For example, we trialled the protective caps which go on the tops of spirits and wine bottles and found that leakage increased because before they had been better protected behind the till. On the flip side, turnover of these products went up, so it’s a tough balancing act.
“We still use the protective caps because sales were 35% higher and by fitting more CCTV we can cut down on the leakage. It’s a case of trial and error.”

While United Co-op now houses more luxury items behind its counter, a new vending solution, which is taking off in Holland, could prove to be an equally useful tool in cutting crime.

The Wurlitzer Retail Vend concept consists of a dispenser which can house batteries, films, DVDs, razor blades and cigarettes, plus a touch screen terminal.

Customers select the items they want on the touch screen, and receive a barcoded printout. They take this to the till where it’s scanned and the products are paid for. The customer then visits the dispenser, which scans the barcode again, and dispenses the required goods.

Deutsche Wurltizer UK’s Colin Ridgers says: “Only authorised personnel have access to the dispensers, which takes away the problem of storing critical products at the checkout. The dispensers can provide added protection without taking the products away from the full view of customers.”

Even companies who up until recently had concentrated on manufacturing everyday pieces of equipment such as chillers have identified the need for a level of security to be built in to their units.

Verco’s new range of cabinets now incorporates lockable aluminium roller blinds, similar to those found on cigarette displays, rather than the flimsy fabric screens that are usually used to cover merchandise outside opening hours.

Verco sales and marketing director Colin Jones comments: “In today’s society you have to look at all aspects of where your equipment will be used and in what environment. This new security option is designed to give retailers peace of mind when it comes to stocking and displaying chilled alcoholic products.”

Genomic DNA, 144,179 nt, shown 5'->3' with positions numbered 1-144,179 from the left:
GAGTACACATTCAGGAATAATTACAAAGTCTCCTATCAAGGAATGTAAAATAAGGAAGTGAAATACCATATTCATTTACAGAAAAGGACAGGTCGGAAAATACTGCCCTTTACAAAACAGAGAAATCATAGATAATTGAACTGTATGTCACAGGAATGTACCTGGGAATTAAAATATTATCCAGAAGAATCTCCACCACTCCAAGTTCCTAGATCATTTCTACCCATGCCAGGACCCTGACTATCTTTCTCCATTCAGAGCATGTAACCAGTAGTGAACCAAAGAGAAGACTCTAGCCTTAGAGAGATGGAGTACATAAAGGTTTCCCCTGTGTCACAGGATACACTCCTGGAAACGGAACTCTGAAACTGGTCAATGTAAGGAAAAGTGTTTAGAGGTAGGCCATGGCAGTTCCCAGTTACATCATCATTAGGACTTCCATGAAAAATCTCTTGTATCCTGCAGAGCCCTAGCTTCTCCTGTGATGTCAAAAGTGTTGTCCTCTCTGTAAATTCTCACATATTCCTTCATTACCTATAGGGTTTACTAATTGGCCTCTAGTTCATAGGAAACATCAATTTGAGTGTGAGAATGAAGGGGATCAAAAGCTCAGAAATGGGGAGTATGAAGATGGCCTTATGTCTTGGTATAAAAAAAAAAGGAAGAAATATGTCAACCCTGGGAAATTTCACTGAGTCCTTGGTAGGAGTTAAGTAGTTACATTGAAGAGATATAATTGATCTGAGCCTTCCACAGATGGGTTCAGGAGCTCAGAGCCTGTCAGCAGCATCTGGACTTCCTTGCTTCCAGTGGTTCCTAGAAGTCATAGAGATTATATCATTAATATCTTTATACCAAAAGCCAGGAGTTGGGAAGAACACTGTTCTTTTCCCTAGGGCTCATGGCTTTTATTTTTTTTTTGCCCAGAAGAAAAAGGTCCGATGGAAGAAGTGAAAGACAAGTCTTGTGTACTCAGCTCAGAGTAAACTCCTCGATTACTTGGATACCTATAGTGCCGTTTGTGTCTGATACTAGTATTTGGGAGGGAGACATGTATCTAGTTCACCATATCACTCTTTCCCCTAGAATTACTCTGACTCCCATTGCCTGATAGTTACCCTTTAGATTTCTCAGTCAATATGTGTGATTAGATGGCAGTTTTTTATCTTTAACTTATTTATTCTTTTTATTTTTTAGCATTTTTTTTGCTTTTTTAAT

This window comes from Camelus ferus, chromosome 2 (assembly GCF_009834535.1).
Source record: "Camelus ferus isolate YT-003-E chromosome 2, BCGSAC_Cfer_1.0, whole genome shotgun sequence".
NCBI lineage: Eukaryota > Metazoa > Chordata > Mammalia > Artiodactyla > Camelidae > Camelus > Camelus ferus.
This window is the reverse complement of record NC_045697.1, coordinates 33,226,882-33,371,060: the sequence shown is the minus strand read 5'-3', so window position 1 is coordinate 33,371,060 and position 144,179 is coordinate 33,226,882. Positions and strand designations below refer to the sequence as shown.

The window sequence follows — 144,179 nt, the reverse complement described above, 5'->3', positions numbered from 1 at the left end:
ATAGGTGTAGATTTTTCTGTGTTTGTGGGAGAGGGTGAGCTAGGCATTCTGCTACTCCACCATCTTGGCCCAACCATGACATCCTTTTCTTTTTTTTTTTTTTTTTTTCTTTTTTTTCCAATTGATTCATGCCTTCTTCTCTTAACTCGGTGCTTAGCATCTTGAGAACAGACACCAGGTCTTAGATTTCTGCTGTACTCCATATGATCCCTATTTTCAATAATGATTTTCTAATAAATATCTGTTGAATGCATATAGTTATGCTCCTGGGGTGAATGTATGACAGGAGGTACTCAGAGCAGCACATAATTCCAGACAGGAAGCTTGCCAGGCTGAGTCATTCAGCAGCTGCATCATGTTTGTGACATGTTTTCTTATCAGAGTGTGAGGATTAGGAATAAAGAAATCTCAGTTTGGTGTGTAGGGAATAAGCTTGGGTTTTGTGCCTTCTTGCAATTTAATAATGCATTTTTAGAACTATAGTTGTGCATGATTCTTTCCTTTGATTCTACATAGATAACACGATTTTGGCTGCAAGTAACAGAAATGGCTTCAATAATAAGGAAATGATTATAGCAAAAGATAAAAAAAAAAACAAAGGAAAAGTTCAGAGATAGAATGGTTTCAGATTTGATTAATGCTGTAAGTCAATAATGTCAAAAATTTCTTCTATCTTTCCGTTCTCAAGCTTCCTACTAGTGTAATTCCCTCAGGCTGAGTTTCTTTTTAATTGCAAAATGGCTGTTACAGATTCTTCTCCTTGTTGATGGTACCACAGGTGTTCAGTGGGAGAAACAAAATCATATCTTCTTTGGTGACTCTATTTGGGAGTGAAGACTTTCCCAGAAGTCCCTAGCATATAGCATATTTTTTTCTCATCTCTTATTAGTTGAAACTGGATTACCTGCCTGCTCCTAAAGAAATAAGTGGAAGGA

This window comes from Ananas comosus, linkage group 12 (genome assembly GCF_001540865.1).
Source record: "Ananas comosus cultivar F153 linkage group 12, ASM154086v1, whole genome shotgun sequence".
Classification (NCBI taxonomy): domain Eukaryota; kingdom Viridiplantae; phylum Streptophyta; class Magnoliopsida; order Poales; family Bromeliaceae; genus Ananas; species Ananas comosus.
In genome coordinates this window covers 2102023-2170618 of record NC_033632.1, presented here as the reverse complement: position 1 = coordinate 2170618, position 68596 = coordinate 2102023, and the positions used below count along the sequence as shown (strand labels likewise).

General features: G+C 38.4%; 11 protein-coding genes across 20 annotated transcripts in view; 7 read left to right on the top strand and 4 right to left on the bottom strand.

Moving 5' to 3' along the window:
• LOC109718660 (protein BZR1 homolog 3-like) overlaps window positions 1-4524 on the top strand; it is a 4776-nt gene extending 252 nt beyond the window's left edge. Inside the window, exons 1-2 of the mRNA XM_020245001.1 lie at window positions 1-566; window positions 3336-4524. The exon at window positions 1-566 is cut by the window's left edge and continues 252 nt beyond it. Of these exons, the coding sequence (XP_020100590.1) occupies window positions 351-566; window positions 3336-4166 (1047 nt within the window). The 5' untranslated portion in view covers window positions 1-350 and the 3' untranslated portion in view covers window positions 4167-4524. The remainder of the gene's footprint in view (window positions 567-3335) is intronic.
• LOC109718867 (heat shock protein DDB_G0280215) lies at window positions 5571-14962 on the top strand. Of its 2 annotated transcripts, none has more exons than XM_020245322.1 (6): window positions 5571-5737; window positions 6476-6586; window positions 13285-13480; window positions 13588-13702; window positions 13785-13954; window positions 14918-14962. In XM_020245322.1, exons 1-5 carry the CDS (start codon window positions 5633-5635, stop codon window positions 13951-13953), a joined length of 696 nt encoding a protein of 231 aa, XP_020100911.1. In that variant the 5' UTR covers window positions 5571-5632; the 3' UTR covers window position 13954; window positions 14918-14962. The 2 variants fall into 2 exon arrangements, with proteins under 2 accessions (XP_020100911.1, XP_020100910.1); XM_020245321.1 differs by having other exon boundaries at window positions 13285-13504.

It’s clear that it pays to strive for the right balance of security and accessibility in your c-store. That way you get peace of mind while at the same time depriving would-be criminals of exactly that.

CCTV is one of the most popular security tools in the independent retail sector. It’s a proven and cost-effective solution, which deters thieves and monitors both customer and staff behaviour.

Early CCTV systems relied on retailers reviewing VCR tapes to capture incidents, which resulted in difficult and time-consuming searches.

Today’s digital systems allow greater versatility, with specific times and dates being easily located via digital search tools.

ADT has recently developed a system which links CCTV to of point of sale exception monitoring (POS/EM) to prevent loss from employee theft. Cameras film all transactions and these images are accompanied by the actual till point receipt. The company believes the reports generated from this system can dramatically cut down on incidents of fraud, collusion, refund abuse and cash theft.

Robots could soon be patrolling offices, shopping malls and banks in Japan to keep them safe from intruders.

Developed by Japanese security firm Sohigo Security Services, the Guardrobo D1 has been designed to move along pre-programmed paths and keeps an eye out for intruders by sending camera images to human security guards.

If successful in initial trials, the company hopes to offer the robot guard to firms in Japan’s major cities next year.